Whatever Adreet was going to say in response was drowned out by a sudden clashing of raised voices from within the house. The doors burst open and a girl of perhaps eleven came running out, red hair streaming behind her and hand clutching something. Upon seeing us, she swiftly whisked the object behind her back and plastered an innocent look on her face.
“That is my comb,” a second child yelled as she ran from the house. She was older than the red head. Half of her rich auburn hair fell down her back while the other half was pinned up nicely. “Mother, please tell Candra to give me back the comb. I am in the middle of putting up my hair.”
“You are too young to be doing your hair that way,” a third girl protested in a tone of supreme knowledge. “Besides the combs are mine and you did not ask to play with them.” Unlike her sisters, she moved with a dignified grace. I knew immediately that this was Galatea, the one prone to posing. Not just because she looked to be my age, but because I could see why she would be slightly vain. She was everything I wished to be, slender, but filling out into womanhood, with a classically beautiful face and obviously gorgeous hair that stayed perfectly in place.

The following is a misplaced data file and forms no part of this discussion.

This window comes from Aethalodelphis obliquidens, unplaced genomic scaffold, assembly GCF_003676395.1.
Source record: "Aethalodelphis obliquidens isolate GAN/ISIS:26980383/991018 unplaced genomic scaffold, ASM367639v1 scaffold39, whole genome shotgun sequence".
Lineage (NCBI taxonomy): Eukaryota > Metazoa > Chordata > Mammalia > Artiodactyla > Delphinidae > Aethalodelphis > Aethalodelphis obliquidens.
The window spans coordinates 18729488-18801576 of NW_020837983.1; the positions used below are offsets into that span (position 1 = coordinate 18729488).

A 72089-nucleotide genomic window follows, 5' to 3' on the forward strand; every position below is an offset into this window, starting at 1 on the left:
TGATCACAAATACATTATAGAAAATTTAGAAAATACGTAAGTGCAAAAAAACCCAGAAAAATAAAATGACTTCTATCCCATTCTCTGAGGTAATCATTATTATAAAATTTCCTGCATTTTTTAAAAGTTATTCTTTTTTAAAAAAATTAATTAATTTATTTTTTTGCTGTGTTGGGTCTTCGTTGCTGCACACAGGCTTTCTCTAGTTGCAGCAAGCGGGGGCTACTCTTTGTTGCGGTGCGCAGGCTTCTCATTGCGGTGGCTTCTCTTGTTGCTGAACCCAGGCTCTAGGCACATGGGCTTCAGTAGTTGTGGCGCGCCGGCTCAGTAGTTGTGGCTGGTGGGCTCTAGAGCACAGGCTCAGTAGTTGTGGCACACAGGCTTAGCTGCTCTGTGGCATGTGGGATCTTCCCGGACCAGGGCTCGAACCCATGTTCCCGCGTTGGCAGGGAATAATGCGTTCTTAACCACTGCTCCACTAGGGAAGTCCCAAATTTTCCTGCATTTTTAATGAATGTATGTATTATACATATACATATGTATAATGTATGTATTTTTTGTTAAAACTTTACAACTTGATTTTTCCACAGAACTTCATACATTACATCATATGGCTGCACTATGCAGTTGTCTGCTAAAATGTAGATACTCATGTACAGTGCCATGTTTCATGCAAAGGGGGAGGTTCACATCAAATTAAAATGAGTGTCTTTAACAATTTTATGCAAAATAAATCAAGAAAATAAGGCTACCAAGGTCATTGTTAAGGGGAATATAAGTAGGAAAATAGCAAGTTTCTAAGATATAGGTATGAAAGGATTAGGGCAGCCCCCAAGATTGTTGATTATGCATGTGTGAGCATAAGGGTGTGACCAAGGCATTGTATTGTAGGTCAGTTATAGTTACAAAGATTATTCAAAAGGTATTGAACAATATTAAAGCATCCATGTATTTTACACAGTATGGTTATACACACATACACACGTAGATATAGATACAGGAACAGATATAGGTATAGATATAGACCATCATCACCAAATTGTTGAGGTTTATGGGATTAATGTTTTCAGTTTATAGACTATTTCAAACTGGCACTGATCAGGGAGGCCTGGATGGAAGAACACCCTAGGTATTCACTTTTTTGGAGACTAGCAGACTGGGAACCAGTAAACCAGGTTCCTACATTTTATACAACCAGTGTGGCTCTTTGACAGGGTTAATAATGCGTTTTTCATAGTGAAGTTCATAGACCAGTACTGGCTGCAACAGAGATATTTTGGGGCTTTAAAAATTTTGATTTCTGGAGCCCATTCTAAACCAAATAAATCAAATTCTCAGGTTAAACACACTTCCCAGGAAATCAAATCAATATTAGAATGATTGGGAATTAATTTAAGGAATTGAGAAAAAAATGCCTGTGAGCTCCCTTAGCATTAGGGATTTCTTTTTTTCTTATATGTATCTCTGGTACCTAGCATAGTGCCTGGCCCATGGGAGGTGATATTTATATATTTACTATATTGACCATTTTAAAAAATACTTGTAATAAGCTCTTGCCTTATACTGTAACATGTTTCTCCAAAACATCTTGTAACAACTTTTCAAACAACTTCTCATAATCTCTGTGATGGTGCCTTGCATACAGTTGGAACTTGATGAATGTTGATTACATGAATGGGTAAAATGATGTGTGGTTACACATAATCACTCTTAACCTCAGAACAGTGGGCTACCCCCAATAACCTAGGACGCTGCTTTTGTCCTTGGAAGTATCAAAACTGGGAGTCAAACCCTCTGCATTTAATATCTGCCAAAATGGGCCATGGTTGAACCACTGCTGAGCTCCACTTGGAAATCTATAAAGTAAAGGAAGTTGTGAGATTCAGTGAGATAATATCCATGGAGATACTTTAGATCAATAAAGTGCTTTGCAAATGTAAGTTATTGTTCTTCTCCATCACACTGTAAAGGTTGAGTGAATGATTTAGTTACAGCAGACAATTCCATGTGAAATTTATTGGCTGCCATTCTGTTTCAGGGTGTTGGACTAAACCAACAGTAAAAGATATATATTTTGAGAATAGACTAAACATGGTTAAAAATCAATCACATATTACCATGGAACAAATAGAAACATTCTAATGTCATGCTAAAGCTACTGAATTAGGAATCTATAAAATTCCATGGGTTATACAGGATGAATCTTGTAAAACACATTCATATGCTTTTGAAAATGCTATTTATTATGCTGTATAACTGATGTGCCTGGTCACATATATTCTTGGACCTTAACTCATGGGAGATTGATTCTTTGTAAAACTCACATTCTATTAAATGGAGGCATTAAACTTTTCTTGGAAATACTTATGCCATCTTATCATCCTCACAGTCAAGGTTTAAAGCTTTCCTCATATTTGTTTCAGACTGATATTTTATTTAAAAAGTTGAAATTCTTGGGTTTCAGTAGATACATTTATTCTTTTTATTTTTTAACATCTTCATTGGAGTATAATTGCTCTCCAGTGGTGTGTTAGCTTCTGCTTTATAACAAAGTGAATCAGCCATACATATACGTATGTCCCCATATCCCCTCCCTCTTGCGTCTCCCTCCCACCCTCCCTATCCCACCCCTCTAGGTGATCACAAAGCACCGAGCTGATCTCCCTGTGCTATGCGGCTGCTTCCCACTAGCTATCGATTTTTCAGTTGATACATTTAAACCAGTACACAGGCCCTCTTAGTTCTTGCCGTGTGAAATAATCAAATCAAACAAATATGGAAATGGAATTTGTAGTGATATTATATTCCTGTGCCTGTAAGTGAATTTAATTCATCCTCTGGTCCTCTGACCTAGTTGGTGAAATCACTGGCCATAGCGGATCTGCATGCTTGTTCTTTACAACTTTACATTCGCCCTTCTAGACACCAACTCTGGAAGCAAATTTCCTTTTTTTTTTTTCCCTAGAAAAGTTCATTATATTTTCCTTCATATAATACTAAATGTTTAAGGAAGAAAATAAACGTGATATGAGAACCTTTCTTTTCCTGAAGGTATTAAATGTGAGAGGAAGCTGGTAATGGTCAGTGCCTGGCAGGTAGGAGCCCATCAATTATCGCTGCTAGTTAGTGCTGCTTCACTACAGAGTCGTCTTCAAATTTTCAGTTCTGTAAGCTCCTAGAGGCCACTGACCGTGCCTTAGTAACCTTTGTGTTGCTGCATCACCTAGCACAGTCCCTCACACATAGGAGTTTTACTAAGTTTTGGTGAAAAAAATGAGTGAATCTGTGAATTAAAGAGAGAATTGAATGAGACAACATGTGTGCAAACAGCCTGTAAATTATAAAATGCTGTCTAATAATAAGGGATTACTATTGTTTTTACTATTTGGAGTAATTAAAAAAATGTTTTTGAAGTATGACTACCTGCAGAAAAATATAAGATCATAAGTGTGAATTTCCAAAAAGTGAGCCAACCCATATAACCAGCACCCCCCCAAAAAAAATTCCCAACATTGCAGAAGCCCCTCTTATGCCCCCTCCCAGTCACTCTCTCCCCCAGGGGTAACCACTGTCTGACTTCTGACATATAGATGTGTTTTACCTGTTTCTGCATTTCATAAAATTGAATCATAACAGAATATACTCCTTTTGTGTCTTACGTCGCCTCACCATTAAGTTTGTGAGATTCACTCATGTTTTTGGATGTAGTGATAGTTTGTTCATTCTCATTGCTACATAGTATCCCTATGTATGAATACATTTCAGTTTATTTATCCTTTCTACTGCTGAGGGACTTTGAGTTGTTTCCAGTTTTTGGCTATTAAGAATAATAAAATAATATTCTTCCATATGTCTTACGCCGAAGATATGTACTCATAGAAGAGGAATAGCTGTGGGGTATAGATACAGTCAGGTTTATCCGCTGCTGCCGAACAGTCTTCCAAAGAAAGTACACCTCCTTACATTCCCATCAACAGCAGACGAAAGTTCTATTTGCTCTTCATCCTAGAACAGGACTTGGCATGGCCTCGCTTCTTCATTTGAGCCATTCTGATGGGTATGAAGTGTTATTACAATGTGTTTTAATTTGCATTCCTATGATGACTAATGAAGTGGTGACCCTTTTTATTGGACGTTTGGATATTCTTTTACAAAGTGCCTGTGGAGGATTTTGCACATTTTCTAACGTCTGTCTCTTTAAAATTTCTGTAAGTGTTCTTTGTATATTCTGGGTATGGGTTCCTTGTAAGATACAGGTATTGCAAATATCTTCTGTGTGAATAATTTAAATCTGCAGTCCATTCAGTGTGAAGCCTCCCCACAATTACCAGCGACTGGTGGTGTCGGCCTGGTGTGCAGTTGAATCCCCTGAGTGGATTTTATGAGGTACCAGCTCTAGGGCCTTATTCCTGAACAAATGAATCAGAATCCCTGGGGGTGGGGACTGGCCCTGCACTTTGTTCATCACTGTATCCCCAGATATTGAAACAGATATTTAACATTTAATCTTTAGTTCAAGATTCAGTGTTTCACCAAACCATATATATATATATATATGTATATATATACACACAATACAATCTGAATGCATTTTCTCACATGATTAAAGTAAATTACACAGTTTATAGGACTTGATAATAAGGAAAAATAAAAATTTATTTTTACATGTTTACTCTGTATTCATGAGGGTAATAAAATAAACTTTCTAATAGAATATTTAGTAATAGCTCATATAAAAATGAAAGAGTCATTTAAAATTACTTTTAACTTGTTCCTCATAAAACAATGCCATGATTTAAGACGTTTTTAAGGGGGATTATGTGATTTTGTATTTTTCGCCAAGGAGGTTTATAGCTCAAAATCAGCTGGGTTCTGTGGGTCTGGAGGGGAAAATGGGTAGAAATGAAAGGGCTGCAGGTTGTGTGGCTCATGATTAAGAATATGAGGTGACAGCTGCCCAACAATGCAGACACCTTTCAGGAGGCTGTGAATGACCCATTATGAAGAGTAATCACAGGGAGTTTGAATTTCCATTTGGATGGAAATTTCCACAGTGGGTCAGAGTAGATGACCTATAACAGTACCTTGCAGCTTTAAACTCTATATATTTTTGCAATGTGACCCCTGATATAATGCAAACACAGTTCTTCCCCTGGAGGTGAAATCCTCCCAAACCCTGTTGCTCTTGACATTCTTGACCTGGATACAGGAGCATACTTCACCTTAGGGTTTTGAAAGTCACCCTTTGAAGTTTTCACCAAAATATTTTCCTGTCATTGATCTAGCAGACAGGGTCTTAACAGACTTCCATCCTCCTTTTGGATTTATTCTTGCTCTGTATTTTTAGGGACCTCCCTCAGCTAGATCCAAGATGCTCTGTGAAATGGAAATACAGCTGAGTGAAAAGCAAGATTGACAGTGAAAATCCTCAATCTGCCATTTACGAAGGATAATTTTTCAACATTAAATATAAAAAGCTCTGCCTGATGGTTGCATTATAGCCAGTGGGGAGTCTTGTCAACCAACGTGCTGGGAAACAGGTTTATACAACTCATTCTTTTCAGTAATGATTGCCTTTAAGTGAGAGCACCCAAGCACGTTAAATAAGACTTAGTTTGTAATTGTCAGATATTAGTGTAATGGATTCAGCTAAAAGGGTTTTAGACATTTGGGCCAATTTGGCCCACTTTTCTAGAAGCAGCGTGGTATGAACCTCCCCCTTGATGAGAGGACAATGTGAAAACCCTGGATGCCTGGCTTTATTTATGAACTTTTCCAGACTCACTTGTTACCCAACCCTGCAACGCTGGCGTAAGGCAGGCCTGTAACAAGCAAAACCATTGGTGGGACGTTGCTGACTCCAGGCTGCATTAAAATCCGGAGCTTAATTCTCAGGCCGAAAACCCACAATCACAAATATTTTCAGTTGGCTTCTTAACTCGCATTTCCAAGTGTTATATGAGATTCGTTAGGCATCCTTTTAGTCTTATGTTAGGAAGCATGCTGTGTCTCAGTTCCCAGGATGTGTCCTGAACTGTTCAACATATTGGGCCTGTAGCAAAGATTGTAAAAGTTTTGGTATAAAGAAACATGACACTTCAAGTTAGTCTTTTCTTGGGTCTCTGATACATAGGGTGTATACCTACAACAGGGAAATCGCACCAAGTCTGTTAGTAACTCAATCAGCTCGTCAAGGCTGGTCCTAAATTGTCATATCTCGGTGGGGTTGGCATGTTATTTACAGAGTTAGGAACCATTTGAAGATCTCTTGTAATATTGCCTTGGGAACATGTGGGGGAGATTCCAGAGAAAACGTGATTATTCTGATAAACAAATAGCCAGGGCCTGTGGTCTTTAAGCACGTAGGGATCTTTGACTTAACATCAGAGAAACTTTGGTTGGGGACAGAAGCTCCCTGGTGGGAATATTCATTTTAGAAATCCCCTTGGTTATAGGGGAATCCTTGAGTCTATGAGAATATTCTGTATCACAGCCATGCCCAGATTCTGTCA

I was thin. My curly hair never stayed in place and in humidity, it frizzed. My face wasn’t ugly, but it was dominated by my nose which was slightly too long for the accepted concept of beauty.
“But you told me I could borrow them yesterday,” Eloine protested.
“This isn’t yesterday,” Galatea pointed out.
“But I didn’t want to use them yesterday. I want to use them today.”
“Girls,” Adreet interjected. Her mellow voice cut through the exchange. All three girls turned to look at their mother, who was getting down from the wagon. “Eloine and Candra, give the combs to your sister.”
“But mother…” Eloine began. Candra, however, walked over to her oldest sister and presented her with a sweaty comb.
Adreet turned and simply raised a hand. Eloine’s mouth shut. “I said give your sister her comb, El. I want no discussion.”
With visible reluctance, Eloine removed the comb from her hair and handed it over to Galatea.